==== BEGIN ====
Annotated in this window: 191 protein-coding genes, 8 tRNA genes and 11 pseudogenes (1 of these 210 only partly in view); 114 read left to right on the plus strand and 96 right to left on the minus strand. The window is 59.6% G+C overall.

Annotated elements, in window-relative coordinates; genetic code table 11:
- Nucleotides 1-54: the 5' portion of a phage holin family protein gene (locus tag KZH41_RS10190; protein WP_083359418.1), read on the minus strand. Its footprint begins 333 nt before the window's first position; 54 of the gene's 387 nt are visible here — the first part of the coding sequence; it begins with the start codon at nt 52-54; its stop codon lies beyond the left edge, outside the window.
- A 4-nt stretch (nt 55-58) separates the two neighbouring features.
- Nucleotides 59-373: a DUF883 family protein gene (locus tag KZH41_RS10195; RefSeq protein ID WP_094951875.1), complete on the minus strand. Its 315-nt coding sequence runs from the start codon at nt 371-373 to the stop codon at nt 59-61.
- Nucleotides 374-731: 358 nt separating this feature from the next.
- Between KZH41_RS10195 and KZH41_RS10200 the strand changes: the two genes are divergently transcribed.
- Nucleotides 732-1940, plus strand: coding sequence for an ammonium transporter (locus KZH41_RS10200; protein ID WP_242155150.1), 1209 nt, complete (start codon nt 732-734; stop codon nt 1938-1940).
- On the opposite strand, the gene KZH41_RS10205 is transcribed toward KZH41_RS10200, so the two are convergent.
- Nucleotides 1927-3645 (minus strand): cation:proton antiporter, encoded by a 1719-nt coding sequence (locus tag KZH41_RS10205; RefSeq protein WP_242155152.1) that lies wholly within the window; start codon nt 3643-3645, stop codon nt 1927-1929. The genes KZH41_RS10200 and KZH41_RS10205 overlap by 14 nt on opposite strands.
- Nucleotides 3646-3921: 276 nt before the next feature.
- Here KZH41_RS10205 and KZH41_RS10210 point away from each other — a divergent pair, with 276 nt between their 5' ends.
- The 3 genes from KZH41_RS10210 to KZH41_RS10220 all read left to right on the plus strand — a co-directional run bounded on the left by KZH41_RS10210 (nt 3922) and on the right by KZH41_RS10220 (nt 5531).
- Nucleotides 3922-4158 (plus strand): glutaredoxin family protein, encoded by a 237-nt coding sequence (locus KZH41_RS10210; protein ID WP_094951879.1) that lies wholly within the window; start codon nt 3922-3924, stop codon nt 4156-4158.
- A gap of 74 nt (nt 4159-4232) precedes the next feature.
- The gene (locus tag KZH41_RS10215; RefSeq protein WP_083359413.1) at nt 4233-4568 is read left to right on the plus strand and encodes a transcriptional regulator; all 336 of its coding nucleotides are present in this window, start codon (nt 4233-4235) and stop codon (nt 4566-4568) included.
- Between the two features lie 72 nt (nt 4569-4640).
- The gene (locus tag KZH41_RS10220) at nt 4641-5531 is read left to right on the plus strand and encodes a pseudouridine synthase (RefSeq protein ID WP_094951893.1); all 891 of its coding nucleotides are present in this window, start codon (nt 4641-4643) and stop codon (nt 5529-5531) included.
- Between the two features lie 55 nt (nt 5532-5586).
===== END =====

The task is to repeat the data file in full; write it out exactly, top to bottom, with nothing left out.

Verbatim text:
Annotated in this window: 191 protein-coding genes, 8 tRNA genes and 11 pseudogenes (1 of these 210 only partly in view); 114 read left to right on the plus strand and 96 right to left on the minus strand. The window is 59.6% G+C overall.

Annotated elements, in window-relative coordinates; genetic code table 11:
- Nucleotides 1-54: the 5' portion of a phage holin family protein gene (locus tag KZH41_RS10190; protein WP_083359418.1), read on the minus strand. Its footprint begins 333 nt before the window's first position; 54 of the gene's 387 nt are visible here — the first part of the coding sequence; it begins with the start codon at nt 52-54; its stop codon lies beyond the left edge, outside the window.
- A 4-nt stretch (nt 55-58) separates the two neighbouring features.
- Nucleotides 59-373: a DUF883 family protein gene (locus tag KZH41_RS10195; RefSeq protein ID WP_094951875.1), complete on the minus strand. Its 315-nt coding sequence runs from the start codon at nt 371-373 to the stop codon at nt 59-61.
- Nucleotides 374-731: 358 nt separating this feature from the next.
- Between KZH41_RS10195 and KZH41_RS10200 the strand changes: the two genes are divergently transcribed.
- Nucleotides 732-1940, plus strand: coding sequence for an ammonium transporter (locus KZH41_RS10200; protein ID WP_242155150.1), 1209 nt, complete (start codon nt 732-734; stop codon nt 1938-1940).
- On the opposite strand, the gene KZH41_RS10205 is transcribed toward KZH41_RS10200, so the two are convergent.
- Nucleotides 1927-3645 (minus strand): cation:proton antiporter, encoded by a 1719-nt coding sequence (locus tag KZH41_RS10205; RefSeq protein WP_242155152.1) that lies wholly within the window; start codon nt 3643-3645, stop codon nt 1927-1929. The genes KZH41_RS10200 and KZH41_RS10205 overlap by 14 nt on opposite strands.
- Nucleotides 3646-3921: 276 nt before the next feature.
- Here KZH41_RS10205 and KZH41_RS10210 point away from each other — a divergent pair, with 276 nt between their 5' ends.
- The 3 genes from KZH41_RS10210 to KZH41_RS10220 all read left to right on the plus strand — a co-directional run bounded on the left by KZH41_RS10210 (nt 3922) and on the right by KZH41_RS10220 (nt 5531).
- Nucleotides 3922-4158 (plus strand): glutaredoxin family protein, encoded by a 237-nt coding sequence (locus KZH41_RS10210; protein ID WP_094951879.1) that lies wholly within the window; start codon nt 3922-3924, stop codon nt 4156-4158.
- A gap of 74 nt (nt 4159-4232) precedes the next feature.
- The gene (locus tag KZH41_RS10215; RefSeq protein WP_083359413.1) at nt 4233-4568 is read left to right on the plus strand and encodes a transcriptional regulator; all 336 of its coding nucleotides are present in this window, start codon (nt 4233-4235) and stop codon (nt 4566-4568) included.
- Between the two features lie 72 nt (nt 4569-4640).
- The gene (locus tag KZH41_RS10220) at nt 4641-5531 is read left to right on the plus strand and encodes a pseudouridine synthase (RefSeq protein ID WP_094951893.1); all 891 of its coding nucleotides are present in this window, start codon (nt 4641-4643) and stop codon (nt 5529-5531) included.
- Between the two features lie 55 nt (nt 5532-5586).